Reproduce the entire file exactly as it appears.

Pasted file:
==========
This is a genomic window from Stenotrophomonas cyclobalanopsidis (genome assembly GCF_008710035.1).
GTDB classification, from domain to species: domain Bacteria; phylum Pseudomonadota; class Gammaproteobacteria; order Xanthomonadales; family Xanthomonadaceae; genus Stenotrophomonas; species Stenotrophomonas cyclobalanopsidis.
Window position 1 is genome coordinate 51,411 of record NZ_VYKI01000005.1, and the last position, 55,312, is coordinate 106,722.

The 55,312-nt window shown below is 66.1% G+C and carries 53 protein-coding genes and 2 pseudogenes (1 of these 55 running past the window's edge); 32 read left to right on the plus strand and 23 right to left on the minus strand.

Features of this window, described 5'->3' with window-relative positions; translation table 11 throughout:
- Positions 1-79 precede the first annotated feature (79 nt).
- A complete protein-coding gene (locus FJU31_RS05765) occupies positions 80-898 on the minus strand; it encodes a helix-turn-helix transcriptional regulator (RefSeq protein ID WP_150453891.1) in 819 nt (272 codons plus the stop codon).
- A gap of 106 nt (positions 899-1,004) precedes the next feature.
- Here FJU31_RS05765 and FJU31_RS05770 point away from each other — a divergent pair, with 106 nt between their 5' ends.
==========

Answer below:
This is a genomic window from Stenotrophomonas cyclobalanopsidis (genome assembly GCF_008710035.1).
GTDB classification, from domain to species: domain Bacteria; phylum Pseudomonadota; class Gammaproteobacteria; order Xanthomonadales; family Xanthomonadaceae; genus Stenotrophomonas; species Stenotrophomonas cyclobalanopsidis.
Window position 1 is genome coordinate 51,411 of record NZ_VYKI01000005.1, and the last position, 55,312, is coordinate 106,722.

The 55,312-nt window shown below is 66.1% G+C and carries 53 protein-coding genes and 2 pseudogenes (1 of these 55 running past the window's edge); 32 read left to right on the plus strand and 23 right to left on the minus strand.

Features of this window, described 5'->3' with window-relative positions; translation table 11 throughout:
- Positions 1-79 precede the first annotated feature (79 nt).
- A complete protein-coding gene (locus FJU31_RS05765) occupies positions 80-898 on the minus strand; it encodes a helix-turn-helix transcriptional regulator (RefSeq protein ID WP_150453891.1) in 819 nt (272 codons plus the stop codon).
- A gap of 106 nt (positions 899-1,004) precedes the next feature.
- Here FJU31_RS05765 and FJU31_RS05770 point away from each other — a divergent pair, with 106 nt between their 5' ends.